News Release
October 23, 2009
Erin Mulvey

Principal of Colombia's DMG Group Arrested; Arrives in the Southern District of New York to Face Money-Laundering Charges

OCT 23 -- JOHN P. GILBRIDE, the Special Agent-In-Charge of the New York Field Division of the Drug Enforcement Administration ("DEA"), PREET BHARARA, the United States Attorney for the Southern District of New York, RAYMOND W. KELLY, the Police Commissioner of the City of New York, and HARRY J. CORBITT, the Superintendent of the New York State Police ("NYSP"), announced today the arrest of LUIS FERNANDO CEDIEL ROZO, a/k/a "Luis Fernando Sudiel Rosso," 34, on charges relating to his alleged role in a conspiracy to launder millions of dollars worth of narcotics proceeds through Colombian marketing giant D.M.G. Group("DMG") and a U.S. bank account.

DEA Special Agent in Charge JOHN P. GILBRIDE stated: "Throughout drug investigations law enforcement has identified the most strategically effective tactic -- take the money out of the drug traffickers' hands while taking the drugs off the streets. This investigation and this arrest exemplify international law enforcement cooperation and determination to make all of our communities drug free."

CEDIEL ROZO previously was arrested by Venezuelan authorities, and was transferred to the custody of United States yesterday. He is expected to make an initial appearance before a United States Magistrate Judge in Manhattan federal court later today.

According to the previously unsealed Superseding Indictment:

DAVID EDUARDO HELMUT MURCIA GUZMÁN created DMG (named after MURCIA GUZMÁN's initials) in 2003 as a vehicle for a multi-level marketing and Ponzi scheme, through which customers could buy pre-paid debit cards. DMG sold these pre-paid debit cards to customers in Latin America, who could use them to purchase electronics and other items at retail stores operated by DMG. If a customer signed up new customers, they could redeem points on the cards for cash. In exchange for its debit cards, DMG received large sums of cash in the form of Colombian pesos from its Latin American customers. By 2008, DMG had approximately 400,000 customers. By January 2009, DMG ceased operation.

MURCIA-GUZMAN and other DMG employees, including CEDIEL ROZO, are charged with laundering narcotics proceeds through DMG and DMG's affiliated companies, using the Colombian Black Market Peso Exchange, an informal value transfer system commonly used to launder illicitly-obtained dollars in the United States, in exchange for pesos taken in for "legitimate" purchases in Colombia. The defendants concealed narcotics proceeds by investing them in legitimate real estate and limited liability companies in the United States. The Indictment alleges that CEDIEL ROZO conspired with others to collect and launder millions of U.S. dollars in cash, which were the proceeds of narcotics trafficking, on the streets of Mexico City, Mexico. CEDIEL ROZO and his co-defendants -- MURCIA GUZMAN, PABON CASTRO, SUAREZ-SUAREZ, ANGEL RUEDA, BARANCHUK-RUEDA, and SERRANO-REYES -- all are charged with one count of conspiracy to commit money laundering. If convicted, each defendant faces a maximum sentence of 20 years in prison. The case is assigned to United States District Judge WILLIAM H. PAULEY III.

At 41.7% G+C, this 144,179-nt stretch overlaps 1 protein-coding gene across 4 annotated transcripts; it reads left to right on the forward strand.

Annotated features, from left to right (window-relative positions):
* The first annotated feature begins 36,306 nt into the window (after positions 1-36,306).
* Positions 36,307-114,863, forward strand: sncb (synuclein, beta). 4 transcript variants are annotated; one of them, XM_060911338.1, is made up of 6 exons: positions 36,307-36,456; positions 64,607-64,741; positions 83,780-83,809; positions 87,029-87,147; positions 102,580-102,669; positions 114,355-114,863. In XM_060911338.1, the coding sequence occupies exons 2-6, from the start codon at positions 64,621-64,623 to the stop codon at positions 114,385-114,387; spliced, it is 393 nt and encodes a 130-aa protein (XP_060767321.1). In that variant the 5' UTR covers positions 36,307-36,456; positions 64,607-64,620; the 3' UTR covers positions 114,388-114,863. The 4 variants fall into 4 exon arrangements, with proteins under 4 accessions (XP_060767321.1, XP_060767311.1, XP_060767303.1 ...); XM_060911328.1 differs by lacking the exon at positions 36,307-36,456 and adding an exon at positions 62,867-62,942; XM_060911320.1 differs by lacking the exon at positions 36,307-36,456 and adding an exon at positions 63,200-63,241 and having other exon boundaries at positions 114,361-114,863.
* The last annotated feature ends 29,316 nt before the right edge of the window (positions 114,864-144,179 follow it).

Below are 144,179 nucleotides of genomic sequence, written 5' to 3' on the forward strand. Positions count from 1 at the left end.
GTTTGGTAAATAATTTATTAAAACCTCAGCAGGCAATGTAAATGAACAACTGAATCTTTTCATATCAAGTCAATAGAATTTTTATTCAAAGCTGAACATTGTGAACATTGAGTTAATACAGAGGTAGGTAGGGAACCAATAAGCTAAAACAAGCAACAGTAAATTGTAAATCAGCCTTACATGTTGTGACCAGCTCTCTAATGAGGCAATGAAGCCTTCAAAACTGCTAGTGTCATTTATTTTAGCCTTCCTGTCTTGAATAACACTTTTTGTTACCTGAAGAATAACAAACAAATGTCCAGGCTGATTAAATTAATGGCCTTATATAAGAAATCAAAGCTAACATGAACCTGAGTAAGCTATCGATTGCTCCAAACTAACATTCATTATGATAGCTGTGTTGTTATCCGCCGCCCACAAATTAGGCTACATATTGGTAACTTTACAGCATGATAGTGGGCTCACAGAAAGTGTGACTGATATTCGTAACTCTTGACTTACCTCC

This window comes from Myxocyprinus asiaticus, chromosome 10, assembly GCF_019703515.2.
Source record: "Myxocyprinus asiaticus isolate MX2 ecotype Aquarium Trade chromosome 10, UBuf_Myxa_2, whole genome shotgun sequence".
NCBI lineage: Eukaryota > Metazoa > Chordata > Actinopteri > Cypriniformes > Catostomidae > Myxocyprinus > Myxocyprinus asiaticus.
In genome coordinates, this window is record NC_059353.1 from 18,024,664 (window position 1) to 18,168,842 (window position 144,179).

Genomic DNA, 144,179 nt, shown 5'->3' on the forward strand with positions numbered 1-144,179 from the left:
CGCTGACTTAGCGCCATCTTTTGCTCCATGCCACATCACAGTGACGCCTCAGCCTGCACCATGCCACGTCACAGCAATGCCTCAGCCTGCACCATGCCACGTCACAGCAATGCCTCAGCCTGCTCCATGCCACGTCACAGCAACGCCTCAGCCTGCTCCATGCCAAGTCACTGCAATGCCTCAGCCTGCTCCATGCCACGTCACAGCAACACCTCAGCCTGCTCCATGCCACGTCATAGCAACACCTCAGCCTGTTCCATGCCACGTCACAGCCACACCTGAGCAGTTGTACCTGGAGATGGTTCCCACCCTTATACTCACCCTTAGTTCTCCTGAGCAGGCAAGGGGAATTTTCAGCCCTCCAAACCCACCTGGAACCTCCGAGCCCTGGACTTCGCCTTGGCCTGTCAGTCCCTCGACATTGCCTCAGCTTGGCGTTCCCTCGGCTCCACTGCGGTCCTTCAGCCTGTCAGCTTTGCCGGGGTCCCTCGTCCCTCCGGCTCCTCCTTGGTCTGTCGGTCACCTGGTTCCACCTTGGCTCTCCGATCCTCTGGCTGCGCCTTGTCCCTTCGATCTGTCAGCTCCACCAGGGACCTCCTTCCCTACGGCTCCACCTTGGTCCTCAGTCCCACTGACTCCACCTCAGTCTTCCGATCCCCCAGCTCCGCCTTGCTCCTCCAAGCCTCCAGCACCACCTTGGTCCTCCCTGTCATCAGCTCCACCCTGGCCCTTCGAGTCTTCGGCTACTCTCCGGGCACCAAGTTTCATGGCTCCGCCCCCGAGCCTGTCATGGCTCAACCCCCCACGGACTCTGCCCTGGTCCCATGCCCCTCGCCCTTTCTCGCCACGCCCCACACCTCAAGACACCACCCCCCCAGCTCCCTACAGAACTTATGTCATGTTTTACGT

Mr. BHARARA praised the outstanding investigative work of the DEA's New York Drug Enforcement Task Force -- which is comprised of agents and officers of the DEA, the NYPD, and the NYSP -- DEA's Bogotá Country Office, DEA's Caracas Country Office, DEA's Caribbean Division, U.S. Department of Homeland Security's Immigration and Customs Enforcement ("ICE"), and ICE's Caracas Country Office. Mr. BHARARA also thanked the Venezuelan National Guard, La Oficina Nacional Anti-Droga of Venezuela, and the Servicio Administrativo de Identificación, Migración y Extranjería ("SAIME"), in addition to the Department of Justice's Office of International Affairs for their ongoing assistance in the investigation.

United States Attorney PREET BHARARA stated: "Criminals have an increasingly global reach. As these transnational targets develop more and more sophisticated methods of concealing their criminal proceeds, this Office will continue to track them around the world, working with all of our law enforcement partners to bring them to justice."

Police Commissioner RAYMOND W. KELLY stated: "No amount of laundering can wash away the blood that stains drug money, but it is nonetheless a great occasion when we can bring to justice anyone who profited from the misery and violence of narcotics trafficking and addiction. I want to commend the DEA agents, NYPD detectives, Federal prosecutors and our law enforcement partners in Venezuela and Colombia for their outstanding work in this important case."

The prosecution is being handled by the Office's International Narcotics Trafficking and Narcotics Units, with the assistance of the Asset Forfeiture Unit. Assistant United States Attorneys BENJAMIN A. NAFTALIS, TELEMACHUS P. KASULIS, and AMY LESTER are in charge of the prosecution.

The charges and allegations contained in the Indictment are merely accusations and the defendants are presumed innocent unless and until proven guilty.